A couple of years ago I worked on the Star Observer’s guide to Southern Hibearnation, a week of events in June that attracts bears and their admirers from around the world to Melbourne. Despite my attempts to remain professionally distant I fell in love with the bear community. I might be a very lanky two-metres tall with minimal body hair and a sad inability to grow a beard, but I knew I had found my home. I needed to get out of the house, pull on some Blundstones and replace that longing deep inside me with a bear.

My quest for ursine acceptance earned me the nickname “Goldilocks” from my editor and daily emails containing images of shirtless, hairy-chested men from everyone else. I started going to bars frequented by hirsute homos, hoping my flannelette shirt might distract from the fact that I was in no way a paragon of bearishness.

It didn’t. Standing about a foot above a sea of beards, shaved heads and barrel-chests, I knew I could never be a bear.

shutterstock_99343448 webTwo weeks ago I wrote a column about damaging ideals of male beauty in the gay community. A recurring theme in comments from bears was the fact that the bear community doesn’t hold up that same ideal—tanned, muscled perfection is not what bears are about.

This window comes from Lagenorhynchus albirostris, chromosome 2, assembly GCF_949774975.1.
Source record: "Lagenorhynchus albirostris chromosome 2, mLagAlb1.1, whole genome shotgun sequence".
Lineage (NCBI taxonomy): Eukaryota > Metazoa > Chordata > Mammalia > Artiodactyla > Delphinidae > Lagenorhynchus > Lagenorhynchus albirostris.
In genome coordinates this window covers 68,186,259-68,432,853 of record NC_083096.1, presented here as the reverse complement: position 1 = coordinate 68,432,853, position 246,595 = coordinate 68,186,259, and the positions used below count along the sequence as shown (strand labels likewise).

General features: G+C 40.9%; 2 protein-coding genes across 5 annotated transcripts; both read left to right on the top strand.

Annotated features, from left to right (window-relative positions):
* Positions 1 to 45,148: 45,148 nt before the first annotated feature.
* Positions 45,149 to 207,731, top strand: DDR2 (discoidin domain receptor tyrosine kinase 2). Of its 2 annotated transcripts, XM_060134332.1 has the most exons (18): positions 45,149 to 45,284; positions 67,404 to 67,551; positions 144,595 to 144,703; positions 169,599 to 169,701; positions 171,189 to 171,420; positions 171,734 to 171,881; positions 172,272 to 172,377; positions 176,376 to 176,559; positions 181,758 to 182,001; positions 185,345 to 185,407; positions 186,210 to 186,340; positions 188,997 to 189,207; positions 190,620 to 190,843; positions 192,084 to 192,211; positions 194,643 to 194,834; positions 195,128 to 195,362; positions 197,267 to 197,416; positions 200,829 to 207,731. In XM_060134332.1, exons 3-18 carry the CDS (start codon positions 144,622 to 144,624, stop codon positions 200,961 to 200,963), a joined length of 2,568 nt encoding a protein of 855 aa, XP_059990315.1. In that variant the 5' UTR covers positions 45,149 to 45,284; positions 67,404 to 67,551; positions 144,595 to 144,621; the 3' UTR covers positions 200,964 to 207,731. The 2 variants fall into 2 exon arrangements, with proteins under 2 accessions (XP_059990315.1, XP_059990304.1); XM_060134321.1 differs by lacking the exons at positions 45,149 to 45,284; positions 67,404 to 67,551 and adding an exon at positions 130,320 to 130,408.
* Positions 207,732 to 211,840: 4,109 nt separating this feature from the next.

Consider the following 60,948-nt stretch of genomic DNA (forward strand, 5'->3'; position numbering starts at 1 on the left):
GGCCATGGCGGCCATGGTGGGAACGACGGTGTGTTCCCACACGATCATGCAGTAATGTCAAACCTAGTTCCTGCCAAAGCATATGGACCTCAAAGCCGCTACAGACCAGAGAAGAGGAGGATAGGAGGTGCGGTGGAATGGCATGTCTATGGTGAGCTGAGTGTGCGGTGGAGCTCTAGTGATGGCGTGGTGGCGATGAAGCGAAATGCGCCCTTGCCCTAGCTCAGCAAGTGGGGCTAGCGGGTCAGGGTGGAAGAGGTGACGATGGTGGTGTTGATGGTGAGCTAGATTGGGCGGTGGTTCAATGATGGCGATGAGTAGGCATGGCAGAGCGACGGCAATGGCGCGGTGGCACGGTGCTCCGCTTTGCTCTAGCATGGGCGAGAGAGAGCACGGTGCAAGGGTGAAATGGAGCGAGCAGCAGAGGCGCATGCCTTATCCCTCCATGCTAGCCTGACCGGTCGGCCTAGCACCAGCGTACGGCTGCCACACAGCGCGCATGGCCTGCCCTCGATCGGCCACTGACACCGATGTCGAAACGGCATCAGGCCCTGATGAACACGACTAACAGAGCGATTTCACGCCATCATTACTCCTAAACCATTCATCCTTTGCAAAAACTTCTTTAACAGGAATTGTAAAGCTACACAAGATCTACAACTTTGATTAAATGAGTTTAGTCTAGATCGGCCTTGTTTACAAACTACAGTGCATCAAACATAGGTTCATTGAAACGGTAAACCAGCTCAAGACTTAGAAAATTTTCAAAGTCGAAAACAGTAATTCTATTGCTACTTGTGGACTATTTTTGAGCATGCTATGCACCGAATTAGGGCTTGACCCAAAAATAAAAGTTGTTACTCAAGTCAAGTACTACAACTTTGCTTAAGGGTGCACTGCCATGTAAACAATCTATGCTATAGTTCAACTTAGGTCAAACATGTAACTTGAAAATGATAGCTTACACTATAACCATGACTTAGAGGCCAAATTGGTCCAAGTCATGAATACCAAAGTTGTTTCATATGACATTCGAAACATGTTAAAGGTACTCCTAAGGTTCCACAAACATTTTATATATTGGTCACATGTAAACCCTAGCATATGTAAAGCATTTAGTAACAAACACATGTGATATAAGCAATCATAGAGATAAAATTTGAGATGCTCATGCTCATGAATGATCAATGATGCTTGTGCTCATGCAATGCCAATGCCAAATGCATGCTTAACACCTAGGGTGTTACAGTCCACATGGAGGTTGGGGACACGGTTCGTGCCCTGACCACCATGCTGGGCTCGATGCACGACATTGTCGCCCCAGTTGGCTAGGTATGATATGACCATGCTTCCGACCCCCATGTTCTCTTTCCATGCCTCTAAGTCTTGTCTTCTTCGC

I want to believe this represents a shift towards accepting physical diversity, but I can’t help thinking the bear community has just replaced one physical ideal with another. I don’t fit either of them. Of course the bear community should be praised for appreciating bigger bodies, but I’m not muscled or skinny, I’m not hairy or bulky or burly, and while I’m not very camp, few would describe me as masculine.

As a bear aesthetic continues to influence particularly young, alternative gay male culture through events like Melbourne’s Trough parties, I find myself once again on the outside looking in. But maybe I’ll get lucky. Maybe in 10 years the tide will turn again, and the ideal guy will be goofy-looking, two-metres tall, lanky and man-boobed.

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